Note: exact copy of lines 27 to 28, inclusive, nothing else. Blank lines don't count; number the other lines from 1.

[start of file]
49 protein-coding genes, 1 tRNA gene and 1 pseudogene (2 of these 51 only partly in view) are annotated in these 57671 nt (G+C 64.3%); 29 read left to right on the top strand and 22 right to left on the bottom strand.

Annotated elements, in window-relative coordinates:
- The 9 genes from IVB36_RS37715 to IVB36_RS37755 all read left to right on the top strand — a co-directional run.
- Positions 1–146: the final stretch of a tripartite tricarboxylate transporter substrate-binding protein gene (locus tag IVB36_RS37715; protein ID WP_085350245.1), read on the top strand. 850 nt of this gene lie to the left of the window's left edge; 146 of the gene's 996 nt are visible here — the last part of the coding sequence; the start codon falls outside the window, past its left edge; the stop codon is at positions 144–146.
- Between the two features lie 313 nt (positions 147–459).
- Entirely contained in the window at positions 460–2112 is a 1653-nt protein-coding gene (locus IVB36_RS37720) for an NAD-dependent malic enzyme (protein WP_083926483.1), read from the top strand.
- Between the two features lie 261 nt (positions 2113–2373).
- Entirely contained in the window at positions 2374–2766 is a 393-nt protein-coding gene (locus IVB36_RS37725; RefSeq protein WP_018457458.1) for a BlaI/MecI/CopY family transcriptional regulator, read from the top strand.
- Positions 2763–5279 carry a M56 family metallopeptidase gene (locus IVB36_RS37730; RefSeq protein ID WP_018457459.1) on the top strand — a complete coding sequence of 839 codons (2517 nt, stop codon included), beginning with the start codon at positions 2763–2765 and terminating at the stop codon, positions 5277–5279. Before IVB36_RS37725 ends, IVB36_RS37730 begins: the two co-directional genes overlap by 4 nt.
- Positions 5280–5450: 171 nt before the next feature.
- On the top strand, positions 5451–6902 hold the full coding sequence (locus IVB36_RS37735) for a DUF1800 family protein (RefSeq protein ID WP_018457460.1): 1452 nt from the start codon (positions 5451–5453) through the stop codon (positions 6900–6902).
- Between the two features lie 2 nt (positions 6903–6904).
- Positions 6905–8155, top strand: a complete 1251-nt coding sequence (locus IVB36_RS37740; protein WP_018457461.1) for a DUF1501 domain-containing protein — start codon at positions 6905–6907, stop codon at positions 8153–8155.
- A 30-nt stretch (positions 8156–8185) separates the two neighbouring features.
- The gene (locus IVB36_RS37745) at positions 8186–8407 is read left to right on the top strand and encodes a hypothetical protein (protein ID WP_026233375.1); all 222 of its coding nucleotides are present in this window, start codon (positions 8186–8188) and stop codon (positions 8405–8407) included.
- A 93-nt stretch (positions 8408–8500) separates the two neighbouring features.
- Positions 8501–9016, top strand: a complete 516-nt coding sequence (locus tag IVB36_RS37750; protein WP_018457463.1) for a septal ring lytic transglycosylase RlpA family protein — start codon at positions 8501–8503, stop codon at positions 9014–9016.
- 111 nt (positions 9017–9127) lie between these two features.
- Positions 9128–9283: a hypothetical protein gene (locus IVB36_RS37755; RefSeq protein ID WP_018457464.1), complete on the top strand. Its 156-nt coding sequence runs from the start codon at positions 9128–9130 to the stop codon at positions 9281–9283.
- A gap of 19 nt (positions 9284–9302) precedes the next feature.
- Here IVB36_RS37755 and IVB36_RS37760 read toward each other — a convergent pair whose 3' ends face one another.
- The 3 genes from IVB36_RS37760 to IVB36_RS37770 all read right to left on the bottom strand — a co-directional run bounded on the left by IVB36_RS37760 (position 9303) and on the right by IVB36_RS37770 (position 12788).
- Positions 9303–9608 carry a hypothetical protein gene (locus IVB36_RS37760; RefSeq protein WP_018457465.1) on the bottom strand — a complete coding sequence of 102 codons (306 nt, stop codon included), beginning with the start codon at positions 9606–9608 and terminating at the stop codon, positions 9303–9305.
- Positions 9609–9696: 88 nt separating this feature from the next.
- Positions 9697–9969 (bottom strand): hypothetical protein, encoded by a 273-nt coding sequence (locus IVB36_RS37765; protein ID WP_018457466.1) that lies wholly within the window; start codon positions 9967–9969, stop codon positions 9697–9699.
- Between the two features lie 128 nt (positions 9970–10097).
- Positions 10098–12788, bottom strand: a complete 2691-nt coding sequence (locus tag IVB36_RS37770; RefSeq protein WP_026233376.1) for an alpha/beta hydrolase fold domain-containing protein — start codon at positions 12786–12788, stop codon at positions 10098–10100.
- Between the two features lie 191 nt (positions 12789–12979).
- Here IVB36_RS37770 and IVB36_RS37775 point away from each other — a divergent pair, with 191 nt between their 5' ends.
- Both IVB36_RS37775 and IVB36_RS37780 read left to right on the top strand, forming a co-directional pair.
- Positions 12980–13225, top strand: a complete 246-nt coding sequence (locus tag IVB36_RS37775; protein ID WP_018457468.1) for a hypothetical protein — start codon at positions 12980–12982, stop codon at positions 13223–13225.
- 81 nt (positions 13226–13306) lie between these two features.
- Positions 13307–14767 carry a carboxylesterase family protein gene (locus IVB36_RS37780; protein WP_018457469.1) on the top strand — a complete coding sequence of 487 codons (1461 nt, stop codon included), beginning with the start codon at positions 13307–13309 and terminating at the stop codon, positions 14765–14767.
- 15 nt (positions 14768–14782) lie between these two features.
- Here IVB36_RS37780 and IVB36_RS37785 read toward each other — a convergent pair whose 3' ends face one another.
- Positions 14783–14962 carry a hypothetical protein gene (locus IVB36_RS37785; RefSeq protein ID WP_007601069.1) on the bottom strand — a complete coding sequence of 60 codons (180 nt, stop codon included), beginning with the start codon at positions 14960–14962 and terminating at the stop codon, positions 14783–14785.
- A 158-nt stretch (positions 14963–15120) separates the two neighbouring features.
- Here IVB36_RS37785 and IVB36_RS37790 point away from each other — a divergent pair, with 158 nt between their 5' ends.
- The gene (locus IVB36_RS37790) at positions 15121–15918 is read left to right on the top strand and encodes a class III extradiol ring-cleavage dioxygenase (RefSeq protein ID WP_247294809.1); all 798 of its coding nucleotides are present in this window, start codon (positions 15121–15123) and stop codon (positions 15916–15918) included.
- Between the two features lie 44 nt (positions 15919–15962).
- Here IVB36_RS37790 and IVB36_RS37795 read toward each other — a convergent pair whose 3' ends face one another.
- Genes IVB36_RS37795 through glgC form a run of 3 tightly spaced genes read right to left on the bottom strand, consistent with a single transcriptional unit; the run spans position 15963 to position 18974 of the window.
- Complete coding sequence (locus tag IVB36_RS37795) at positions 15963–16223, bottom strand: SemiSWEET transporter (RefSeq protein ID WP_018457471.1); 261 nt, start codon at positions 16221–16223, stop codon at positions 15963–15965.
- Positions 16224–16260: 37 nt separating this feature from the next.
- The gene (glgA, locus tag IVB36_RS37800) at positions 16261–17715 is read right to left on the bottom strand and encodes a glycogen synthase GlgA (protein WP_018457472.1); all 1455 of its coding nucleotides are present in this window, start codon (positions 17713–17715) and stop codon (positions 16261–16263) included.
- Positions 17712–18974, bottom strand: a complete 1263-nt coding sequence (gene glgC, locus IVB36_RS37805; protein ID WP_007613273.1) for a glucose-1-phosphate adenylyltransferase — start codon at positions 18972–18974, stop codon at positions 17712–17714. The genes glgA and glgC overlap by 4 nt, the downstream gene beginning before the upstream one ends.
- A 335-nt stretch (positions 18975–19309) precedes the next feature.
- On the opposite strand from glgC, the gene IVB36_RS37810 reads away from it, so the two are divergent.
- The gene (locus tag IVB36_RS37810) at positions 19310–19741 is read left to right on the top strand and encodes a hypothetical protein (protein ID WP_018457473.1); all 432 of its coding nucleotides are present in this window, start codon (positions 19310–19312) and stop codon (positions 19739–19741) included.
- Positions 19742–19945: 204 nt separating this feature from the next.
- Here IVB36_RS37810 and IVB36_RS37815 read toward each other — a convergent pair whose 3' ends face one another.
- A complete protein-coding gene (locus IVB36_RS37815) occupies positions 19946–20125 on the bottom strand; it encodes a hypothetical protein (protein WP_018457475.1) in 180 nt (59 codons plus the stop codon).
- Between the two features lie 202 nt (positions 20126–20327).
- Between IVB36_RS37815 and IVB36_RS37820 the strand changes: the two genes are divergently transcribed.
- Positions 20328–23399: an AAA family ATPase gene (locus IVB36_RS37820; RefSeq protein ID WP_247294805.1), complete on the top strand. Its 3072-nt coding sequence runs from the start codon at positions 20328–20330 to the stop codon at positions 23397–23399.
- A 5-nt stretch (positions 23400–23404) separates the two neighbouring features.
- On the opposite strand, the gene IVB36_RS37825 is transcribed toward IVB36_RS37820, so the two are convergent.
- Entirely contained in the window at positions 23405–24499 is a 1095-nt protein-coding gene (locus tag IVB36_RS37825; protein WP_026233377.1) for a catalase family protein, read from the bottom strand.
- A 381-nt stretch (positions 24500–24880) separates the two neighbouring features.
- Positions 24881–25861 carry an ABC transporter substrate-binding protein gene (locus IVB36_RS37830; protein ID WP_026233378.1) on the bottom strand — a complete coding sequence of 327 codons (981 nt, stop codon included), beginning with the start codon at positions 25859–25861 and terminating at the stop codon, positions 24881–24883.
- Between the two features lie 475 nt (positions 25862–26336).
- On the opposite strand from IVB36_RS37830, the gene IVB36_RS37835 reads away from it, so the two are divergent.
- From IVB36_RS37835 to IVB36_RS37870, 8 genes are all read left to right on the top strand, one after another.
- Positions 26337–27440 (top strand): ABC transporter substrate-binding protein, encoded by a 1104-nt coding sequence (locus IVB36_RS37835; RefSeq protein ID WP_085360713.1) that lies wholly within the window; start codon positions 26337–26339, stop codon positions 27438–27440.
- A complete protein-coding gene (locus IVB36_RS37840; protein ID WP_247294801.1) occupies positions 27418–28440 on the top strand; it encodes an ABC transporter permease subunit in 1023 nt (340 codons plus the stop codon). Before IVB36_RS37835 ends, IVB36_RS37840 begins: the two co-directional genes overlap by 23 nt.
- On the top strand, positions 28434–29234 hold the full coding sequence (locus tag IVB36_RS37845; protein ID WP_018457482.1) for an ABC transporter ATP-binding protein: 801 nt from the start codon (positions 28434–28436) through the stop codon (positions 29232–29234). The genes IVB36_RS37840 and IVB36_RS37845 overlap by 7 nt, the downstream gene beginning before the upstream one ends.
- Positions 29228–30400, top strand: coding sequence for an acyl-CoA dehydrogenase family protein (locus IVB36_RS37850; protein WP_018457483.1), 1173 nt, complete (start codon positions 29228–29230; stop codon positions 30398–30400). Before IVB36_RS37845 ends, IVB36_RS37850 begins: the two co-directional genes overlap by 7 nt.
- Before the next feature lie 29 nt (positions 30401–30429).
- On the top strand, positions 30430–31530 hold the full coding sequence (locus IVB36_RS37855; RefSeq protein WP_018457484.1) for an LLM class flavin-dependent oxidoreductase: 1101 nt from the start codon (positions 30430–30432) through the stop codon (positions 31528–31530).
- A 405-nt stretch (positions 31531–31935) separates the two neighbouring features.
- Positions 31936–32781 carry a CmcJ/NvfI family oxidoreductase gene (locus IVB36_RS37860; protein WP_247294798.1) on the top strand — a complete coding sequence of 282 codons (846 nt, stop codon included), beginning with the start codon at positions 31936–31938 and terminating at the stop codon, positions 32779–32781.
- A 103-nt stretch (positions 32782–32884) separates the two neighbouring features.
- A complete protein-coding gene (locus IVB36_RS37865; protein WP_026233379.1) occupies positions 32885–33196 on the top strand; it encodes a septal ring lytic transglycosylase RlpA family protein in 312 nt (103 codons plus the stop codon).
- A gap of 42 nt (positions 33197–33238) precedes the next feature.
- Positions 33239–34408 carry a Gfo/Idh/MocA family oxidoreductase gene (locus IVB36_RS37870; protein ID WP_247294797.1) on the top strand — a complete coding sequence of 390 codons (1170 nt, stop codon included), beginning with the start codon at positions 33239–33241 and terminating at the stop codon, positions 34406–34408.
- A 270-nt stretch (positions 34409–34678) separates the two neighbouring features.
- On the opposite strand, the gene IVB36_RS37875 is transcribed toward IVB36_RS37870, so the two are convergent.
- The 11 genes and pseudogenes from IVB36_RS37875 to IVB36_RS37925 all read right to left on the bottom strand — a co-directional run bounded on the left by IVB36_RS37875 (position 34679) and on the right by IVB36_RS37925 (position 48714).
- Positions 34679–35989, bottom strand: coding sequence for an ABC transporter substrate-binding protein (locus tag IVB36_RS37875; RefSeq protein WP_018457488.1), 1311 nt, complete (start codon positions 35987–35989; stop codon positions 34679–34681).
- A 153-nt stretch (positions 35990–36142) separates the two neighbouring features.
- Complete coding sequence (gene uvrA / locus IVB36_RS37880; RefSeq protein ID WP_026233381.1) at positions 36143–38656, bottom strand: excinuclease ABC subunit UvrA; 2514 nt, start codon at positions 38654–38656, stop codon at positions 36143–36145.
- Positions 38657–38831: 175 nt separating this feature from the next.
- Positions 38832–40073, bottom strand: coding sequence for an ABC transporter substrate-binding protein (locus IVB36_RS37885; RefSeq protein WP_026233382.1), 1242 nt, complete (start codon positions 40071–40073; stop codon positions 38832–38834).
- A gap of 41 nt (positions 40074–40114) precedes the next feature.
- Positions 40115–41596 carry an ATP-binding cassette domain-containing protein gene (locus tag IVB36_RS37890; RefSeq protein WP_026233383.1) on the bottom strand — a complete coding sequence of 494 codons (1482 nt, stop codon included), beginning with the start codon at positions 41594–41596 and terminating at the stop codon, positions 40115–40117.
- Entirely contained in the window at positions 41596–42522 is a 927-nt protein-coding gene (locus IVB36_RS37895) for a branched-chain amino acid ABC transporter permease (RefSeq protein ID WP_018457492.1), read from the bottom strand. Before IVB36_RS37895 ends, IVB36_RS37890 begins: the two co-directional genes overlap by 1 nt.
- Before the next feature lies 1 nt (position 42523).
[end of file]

- Positions 10098–12788, bottom strand: a complete 2691-nt coding sequence (locus tag IVB36_RS37770; RefSeq protein WP_026233376.1) for an alpha/beta hydrolase fold domain-containing protein — start codon at positions 12786–12788, stop codon at positions 10098–10100.
- Between the two features lie 191 nt (positions 12789–12979).